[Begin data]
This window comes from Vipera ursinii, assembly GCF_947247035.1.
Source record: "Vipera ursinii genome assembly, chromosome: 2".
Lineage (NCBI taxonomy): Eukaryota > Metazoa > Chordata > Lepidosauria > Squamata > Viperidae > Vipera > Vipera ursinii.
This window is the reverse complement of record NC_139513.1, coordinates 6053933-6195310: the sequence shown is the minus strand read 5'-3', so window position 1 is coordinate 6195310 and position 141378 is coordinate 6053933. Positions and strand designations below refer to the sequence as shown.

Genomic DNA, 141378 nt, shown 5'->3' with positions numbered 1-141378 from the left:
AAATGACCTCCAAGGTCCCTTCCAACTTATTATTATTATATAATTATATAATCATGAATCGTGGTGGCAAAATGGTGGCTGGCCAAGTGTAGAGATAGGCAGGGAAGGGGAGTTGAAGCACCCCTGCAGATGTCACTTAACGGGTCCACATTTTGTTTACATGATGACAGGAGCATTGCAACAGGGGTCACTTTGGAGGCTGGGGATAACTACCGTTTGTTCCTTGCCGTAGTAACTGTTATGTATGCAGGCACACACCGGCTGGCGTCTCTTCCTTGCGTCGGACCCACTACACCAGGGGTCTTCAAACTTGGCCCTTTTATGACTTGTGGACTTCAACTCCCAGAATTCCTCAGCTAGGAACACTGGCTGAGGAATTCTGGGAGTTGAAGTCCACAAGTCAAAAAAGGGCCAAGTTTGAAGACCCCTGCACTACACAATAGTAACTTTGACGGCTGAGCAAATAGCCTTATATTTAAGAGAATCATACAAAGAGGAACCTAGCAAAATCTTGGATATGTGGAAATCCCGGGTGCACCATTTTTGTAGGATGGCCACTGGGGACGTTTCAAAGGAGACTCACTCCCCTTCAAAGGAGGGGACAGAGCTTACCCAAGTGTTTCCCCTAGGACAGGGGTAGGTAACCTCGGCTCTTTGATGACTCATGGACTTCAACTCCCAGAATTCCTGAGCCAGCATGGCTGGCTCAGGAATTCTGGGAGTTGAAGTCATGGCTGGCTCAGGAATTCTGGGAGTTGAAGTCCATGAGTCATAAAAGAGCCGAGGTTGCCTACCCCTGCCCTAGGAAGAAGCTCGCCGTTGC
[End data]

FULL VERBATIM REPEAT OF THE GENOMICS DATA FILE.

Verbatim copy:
This window comes from Vipera ursinii, assembly GCF_947247035.1.
Source record: "Vipera ursinii genome assembly, chromosome: 2".
Lineage (NCBI taxonomy): Eukaryota > Metazoa > Chordata > Lepidosauria > Squamata > Viperidae > Vipera > Vipera ursinii.
This window is the reverse complement of record NC_139513.1, coordinates 6053933-6195310: the sequence shown is the minus strand read 5'-3', so window position 1 is coordinate 6195310 and position 141378 is coordinate 6053933. Positions and strand designations below refer to the sequence as shown.

Genomic DNA, 141378 nt, shown 5'->3' with positions numbered 1-141378 from the left:
AAATGACCTCCAAGGTCCCTTCCAACTTATTATTATTATATAATTATATAATCATGAATCGTGGTGGCAAAATGGTGGCTGGCCAAGTGTAGAGATAGGCAGGGAAGGGGAGTTGAAGCACCCCTGCAGATGTCACTTAACGGGTCCACATTTTGTTTACATGATGACAGGAGCATTGCAACAGGGGTCACTTTGGAGGCTGGGGATAACTACCGTTTGTTCCTTGCCGTAGTAACTGTTATGTATGCAGGCACACACCGGCTGGCGTCTCTTCCTTGCGTCGGACCCACTACACCAGGGGTCTTCAAACTTGGCCCTTTTATGACTTGTGGACTTCAACTCCCAGAATTCCTCAGCTAGGAACACTGGCTGAGGAATTCTGGGAGTTGAAGTCCACAAGTCAAAAAAGGGCCAAGTTTGAAGACCCCTGCACTACACAATAGTAACTTTGACGGCTGAGCAAATAGCCTTATATTTAAGAGAATCATACAAAGAGGAACCTAGCAAAATCTTGGATATGTGGAAATCCCGGGTGCACCATTTTTGTAGGATGGCCACTGGGGACGTTTCAAAGGAGACTCACTCCCCTTCAAAGGAGGGGACAGAGCTTACCCAAGTGTTTCCCCTAGGACAGGGGTAGGTAACCTCGGCTCTTTGATGACTCATGGACTTCAACTCCCAGAATTCCTGAGCCAGCATGGCTGGCTCAGGAATTCTGGGAGTTGAAGTCATGGCTGGCTCAGGAATTCTGGGAGTTGAAGTCCATGAGTCATAAAAGAGCCGAGGTTGCCTACCCCTGCCCTAGGAAGAAGCTCGCCGTTGC